For three seasons, Khaled Holmes was a rock on USC's offensive line, earning All-Pac-12 recognition three times while protecting his star quarterback Matt Barkley, but that's not to say his play was always perfect. Take the opening minutes of the Trojans' game at Utah last Oct. 4. Uncharacteristic botched snaps on consecutive series led to turnovers and a pair of Utes touchdowns that put the Trojans in a 14-0 hole. Holmes recovered and spent the rest of the game neutralizing future first-round pick Star Lotulelei, and USC rallied to win 38-28. As his jubilant teammates stormed the locker room, though, Holmes stood up in front of the team and said: "I want to apologize, personally, individually, for putting us in a hole like that in a hostile environment. I want to thank you guys for having my back and never faltering in your confidence in me." Coach Lane Kiffin followed by telling the players, "That's a great example right there of a real man."
Holmes grew up in a family that loved football but also cultivated other interests. Khaled's father, Michael, played defensive end for Michigan and worked for several decades as a financial advisor to the Saudi Arabian royal family. His mother, Katina, read classic literature to Khaled and his siblings as their bedtime stories. (Holmes' brother, Alex, was a tight end on USC's 2004 national title team; his sister, Theodora, married Steelers strong safety Troy Polamalu.) Holmes also played the cello. He completed a bachelor's degree with a double major in classics and communication before also earning a masters in communication management. As part of his post-graduate work, which focused on social media and marketing, he helped develop a mobile app to make it easier for relocated or out-of-town fans of a certain team to connect with others in the same area. Meanwhile, he and Barkley -- close friends who've been attending bible study together since their days at Mater Dei High in Santa Ana, Calif. -- were among 16 USC players that traveled to Haiti in May 2012 to build homes and visit with children in the earthquake-ravaged country.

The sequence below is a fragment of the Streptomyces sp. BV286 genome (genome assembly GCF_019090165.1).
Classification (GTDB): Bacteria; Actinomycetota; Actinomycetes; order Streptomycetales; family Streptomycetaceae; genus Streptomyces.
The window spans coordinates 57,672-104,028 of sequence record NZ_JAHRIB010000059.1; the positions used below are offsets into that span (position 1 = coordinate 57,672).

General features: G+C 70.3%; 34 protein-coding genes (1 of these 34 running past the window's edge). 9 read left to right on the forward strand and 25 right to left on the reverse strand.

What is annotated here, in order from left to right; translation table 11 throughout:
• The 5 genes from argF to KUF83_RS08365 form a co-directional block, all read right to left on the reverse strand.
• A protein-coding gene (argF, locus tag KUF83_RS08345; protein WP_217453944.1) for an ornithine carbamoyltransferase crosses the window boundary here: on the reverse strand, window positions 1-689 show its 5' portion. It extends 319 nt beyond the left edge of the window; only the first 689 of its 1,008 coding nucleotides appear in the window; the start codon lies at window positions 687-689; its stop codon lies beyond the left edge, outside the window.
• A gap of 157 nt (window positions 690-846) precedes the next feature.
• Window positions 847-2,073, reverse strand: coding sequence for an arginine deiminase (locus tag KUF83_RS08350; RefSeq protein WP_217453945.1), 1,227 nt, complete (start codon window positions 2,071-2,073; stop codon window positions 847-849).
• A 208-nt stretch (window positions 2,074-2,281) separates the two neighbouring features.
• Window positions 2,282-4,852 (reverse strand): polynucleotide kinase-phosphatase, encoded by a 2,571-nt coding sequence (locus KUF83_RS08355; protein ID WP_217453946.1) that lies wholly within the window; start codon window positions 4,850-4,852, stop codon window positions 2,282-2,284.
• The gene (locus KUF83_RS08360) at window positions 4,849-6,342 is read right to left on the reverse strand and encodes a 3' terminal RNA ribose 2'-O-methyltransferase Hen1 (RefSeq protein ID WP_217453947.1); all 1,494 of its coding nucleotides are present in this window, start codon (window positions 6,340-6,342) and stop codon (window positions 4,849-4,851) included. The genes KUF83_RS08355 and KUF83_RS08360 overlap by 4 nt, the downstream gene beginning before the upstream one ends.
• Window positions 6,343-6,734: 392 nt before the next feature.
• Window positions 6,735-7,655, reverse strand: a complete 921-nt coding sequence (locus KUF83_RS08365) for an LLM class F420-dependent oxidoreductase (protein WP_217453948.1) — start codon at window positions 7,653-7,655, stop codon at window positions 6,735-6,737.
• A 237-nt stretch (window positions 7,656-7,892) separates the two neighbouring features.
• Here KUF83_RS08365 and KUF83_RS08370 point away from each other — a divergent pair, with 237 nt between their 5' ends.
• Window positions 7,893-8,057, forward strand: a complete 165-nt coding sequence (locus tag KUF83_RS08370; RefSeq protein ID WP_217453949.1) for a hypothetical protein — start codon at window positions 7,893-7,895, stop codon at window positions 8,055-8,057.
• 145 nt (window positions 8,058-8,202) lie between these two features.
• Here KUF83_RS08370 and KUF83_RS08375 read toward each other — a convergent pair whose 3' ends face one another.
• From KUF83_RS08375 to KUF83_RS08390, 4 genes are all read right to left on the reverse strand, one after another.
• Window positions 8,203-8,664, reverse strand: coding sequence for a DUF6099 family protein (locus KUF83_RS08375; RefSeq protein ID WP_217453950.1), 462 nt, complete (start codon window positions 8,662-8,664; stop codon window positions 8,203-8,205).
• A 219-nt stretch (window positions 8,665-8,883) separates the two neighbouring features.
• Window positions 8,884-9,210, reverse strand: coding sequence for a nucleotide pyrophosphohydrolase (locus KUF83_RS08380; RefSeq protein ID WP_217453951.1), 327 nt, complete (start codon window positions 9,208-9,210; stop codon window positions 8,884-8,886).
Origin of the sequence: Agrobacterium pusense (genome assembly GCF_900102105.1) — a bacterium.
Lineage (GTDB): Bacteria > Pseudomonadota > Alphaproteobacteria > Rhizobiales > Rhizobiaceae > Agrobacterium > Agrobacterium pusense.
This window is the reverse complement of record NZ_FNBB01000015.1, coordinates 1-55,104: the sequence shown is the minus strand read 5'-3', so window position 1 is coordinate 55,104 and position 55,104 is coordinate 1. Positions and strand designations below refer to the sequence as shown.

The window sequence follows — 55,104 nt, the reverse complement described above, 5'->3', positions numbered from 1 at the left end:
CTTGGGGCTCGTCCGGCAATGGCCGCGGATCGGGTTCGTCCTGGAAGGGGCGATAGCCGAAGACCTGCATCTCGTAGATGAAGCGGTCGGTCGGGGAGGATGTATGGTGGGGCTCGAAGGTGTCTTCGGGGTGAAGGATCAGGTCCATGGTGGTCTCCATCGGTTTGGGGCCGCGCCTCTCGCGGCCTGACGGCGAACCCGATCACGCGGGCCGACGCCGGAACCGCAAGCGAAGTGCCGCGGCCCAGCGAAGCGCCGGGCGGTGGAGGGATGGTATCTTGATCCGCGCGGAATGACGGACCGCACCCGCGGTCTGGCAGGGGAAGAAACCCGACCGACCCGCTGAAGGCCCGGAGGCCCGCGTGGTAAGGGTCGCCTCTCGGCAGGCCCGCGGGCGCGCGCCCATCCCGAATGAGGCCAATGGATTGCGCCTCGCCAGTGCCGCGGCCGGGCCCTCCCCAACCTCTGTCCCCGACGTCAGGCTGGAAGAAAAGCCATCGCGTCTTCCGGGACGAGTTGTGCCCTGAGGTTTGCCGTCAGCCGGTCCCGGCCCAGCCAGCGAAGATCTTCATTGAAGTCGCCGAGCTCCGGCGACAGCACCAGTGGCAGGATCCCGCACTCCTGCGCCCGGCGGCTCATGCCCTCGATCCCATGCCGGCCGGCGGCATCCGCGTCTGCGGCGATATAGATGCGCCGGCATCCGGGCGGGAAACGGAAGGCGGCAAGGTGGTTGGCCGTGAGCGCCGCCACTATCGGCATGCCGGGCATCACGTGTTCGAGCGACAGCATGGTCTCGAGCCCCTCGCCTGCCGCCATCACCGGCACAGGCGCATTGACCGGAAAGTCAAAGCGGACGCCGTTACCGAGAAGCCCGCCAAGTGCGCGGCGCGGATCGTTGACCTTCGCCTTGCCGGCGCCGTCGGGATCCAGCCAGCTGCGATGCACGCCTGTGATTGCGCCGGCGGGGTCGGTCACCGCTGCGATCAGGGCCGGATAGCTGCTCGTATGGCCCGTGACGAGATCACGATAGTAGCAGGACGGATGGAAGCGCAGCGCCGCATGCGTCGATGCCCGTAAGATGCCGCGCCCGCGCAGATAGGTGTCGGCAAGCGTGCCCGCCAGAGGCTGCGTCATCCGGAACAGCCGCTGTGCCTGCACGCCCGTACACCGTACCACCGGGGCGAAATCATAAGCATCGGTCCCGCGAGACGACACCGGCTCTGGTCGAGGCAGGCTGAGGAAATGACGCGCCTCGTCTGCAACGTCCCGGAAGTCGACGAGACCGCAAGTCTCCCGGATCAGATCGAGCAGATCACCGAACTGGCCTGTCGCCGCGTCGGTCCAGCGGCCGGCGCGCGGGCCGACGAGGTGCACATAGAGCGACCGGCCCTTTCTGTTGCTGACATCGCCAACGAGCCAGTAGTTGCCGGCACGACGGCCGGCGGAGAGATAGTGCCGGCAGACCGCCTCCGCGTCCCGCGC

The 6-foot-4, 305-pound Holmes, who had a 3.31 GPA in college, earned first team Pac-12 All-Academic honors in 2012, his third straight season receiving academic recognition, becoming one of just two players in the conference to earn All-Pac-12 honors both for football and academics. "People who don't know him, they see this Goliath of a guy and think he's maybe a dumb jock," Alex Holmes told the Los Angeles Times last year. "Then they hear him talk and he sounds like a poet."
Holmes, one of six finalists for the Rimington Trophy, given to the nation's best center, in 2012, struggled with an ankle injury early in the season. His importance to the Trojans was perhaps most evident in a game he missed at Stanford on Sept. 15. USC's star-studded offense was not the same in a 21-14 loss, giving up sacks, interceptions and earning costly penalties, causing coach Lane Kiffin to concede his center's absence was a "huge deal." Upon Holmes' return the next week, USC dominated on the ground against Cal. "Khaled makes a big difference for us," Kiffin said at the time. "He really makes everything go." Holmes was selected in the fourth round of last month's NFL draft by Indianapolis, where he'll block for former Stanford adversary Andrew Luck and perhaps find a new locker room to inspire.